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House of Lords' member: Russia sanctions over ex-spy poisoning inappropriate without proof

March 13, 15:37 UTC+3 LONDON

On Monday, UK Prime Minister Theresa May accused Moscow of being involved in the poisoning of former Russian spy Sergey Skripal

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© AP Photo/Kirsty Wigglesworth, pool

LONDON, March 13. /TASS/. Imposing new sanctions against Russia over the poisoning of former Russian spy Sergey Skripal and his daughter Yulia is inappropriate while Moscow's involvement is not proven, Baroness Caroline Cox, cross bench member of the British House of Lords, told TASS.

"Quite a lot of people are concerned about that. As far as I know, there is no interest in proving that it was a Russian initiative and I think that until it is proven it is very inappropriate to think about imposing sanctions," she said.

On Monday, UK Prime Minister Theresa May accused Russia of being involved in Skripal’s poisoning calling it a "reckless, indiscriminate and irresponsible" act against the United Kingdom. She claimed that the nerve gas had been developed in Russia. Russian Ambassador to the UK Alexander Yakovenko was summoned to the Foreign Office over the case.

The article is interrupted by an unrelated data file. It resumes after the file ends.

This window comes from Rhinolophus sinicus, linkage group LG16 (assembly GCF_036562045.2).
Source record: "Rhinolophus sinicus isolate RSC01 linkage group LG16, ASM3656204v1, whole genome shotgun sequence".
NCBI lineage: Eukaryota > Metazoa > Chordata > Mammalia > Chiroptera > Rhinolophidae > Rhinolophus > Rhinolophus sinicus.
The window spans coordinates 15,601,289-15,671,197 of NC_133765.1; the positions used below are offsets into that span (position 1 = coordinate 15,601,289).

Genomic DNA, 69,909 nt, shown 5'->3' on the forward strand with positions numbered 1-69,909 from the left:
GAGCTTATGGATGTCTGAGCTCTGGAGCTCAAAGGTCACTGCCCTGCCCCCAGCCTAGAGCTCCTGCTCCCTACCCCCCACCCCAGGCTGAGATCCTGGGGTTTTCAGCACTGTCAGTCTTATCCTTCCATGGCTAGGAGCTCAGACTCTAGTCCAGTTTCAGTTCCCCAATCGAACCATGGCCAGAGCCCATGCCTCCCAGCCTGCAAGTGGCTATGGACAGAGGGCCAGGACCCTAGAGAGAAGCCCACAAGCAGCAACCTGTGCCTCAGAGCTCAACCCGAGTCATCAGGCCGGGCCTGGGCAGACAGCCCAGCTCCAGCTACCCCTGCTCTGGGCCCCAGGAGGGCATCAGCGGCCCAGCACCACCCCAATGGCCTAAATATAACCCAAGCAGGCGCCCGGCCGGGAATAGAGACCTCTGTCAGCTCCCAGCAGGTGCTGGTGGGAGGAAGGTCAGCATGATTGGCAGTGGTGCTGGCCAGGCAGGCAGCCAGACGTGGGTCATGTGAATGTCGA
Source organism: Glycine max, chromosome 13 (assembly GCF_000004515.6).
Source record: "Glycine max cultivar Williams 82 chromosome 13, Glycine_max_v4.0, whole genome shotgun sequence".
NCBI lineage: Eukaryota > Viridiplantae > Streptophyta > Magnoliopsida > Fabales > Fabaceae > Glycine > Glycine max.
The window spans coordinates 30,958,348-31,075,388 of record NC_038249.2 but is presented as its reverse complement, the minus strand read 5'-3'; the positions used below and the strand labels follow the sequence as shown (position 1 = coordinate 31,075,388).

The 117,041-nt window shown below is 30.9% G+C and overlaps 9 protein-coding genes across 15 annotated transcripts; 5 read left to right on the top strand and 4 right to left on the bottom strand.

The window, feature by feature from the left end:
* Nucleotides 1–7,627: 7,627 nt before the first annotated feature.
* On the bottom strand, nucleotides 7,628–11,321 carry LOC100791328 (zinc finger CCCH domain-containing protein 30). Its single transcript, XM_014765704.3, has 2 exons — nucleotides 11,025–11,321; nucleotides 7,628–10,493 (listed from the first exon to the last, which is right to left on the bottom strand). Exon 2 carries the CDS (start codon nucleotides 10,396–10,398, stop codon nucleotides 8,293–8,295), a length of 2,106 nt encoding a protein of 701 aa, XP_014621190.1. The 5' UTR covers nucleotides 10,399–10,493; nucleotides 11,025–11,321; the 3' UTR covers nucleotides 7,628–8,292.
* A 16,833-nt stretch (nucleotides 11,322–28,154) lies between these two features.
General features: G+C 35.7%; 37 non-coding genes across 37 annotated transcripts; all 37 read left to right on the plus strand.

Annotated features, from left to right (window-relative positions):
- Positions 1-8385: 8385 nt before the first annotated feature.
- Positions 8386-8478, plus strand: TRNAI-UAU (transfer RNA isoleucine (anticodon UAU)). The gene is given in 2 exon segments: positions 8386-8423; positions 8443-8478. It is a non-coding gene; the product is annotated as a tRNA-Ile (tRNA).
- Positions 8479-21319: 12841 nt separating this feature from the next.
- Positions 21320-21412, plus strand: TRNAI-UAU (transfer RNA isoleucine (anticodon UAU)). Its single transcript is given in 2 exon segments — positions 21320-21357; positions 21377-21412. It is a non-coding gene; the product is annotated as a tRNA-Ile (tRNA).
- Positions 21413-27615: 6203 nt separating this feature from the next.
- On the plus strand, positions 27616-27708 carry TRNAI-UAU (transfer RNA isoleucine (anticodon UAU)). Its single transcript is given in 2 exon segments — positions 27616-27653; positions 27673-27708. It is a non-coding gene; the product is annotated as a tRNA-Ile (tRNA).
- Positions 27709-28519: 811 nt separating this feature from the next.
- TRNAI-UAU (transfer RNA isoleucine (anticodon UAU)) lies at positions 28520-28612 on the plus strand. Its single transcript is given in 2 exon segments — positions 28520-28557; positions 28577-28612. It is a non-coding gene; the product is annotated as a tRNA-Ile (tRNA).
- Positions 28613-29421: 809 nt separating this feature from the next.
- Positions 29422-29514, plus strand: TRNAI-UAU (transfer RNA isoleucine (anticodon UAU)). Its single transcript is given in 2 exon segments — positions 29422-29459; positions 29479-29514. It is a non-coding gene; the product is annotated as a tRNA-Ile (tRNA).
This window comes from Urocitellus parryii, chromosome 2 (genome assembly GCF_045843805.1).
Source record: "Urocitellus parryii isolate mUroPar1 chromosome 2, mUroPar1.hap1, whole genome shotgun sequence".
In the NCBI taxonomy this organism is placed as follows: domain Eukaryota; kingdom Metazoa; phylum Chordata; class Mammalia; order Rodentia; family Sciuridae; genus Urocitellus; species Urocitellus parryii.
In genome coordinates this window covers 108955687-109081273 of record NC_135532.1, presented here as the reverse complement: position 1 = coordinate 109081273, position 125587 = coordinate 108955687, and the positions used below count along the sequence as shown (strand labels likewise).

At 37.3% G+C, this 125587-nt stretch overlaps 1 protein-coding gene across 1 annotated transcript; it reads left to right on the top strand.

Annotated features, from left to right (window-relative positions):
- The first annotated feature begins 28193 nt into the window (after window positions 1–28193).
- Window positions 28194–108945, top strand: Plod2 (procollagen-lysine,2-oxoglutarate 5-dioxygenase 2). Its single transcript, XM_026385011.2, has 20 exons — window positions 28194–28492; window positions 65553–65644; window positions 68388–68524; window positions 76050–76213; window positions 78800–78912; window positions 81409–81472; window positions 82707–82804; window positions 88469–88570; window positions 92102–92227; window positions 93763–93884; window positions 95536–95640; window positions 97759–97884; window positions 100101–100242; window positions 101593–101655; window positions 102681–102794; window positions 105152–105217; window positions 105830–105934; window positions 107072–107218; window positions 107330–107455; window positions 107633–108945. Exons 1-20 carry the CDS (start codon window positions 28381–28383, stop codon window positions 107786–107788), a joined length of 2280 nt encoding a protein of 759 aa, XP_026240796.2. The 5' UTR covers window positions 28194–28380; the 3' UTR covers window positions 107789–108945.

May said that London expects an acceptable response from the Russian government by Wednesday.

"Should there be no credible response we will conclude that this action amounts to unlawful use of force by the Russian state against the United Kingdom," she said.

The British Prime Minister added that already on Wednesday London may consider a set of unilateral anti-Russian measures over that incident.

Russian Foreign Ministry Spokeswoman Maria Zakharova dubbed the comments of the UK Prime Minister as a ‘circus show’.

"This is a circus show in Britain’s parliament," she stressed. "The conclusion is obvious - a next political media campaign based on provocation," Zakharova said.

Skripal case

Former Russian military intelligence (GRU) Colonel Sergey Skripal, 66, and his 33-year-old daughter Yulia on March 4 suffered from the effects of a nerve agent. They were found unconscious on a shopping mall bench in Salisbury. Both are now in hospital in critical condition.

In 2004, Russia’s Federal Security Service (FSB) arrested Skripal and later on, he was sentenced to 13 years in prison for high treason. Six years later, the former colonel was handed over to the US as part of a swap deal involving espionage suspects. Later that same year, Skripal settled down in Britain.

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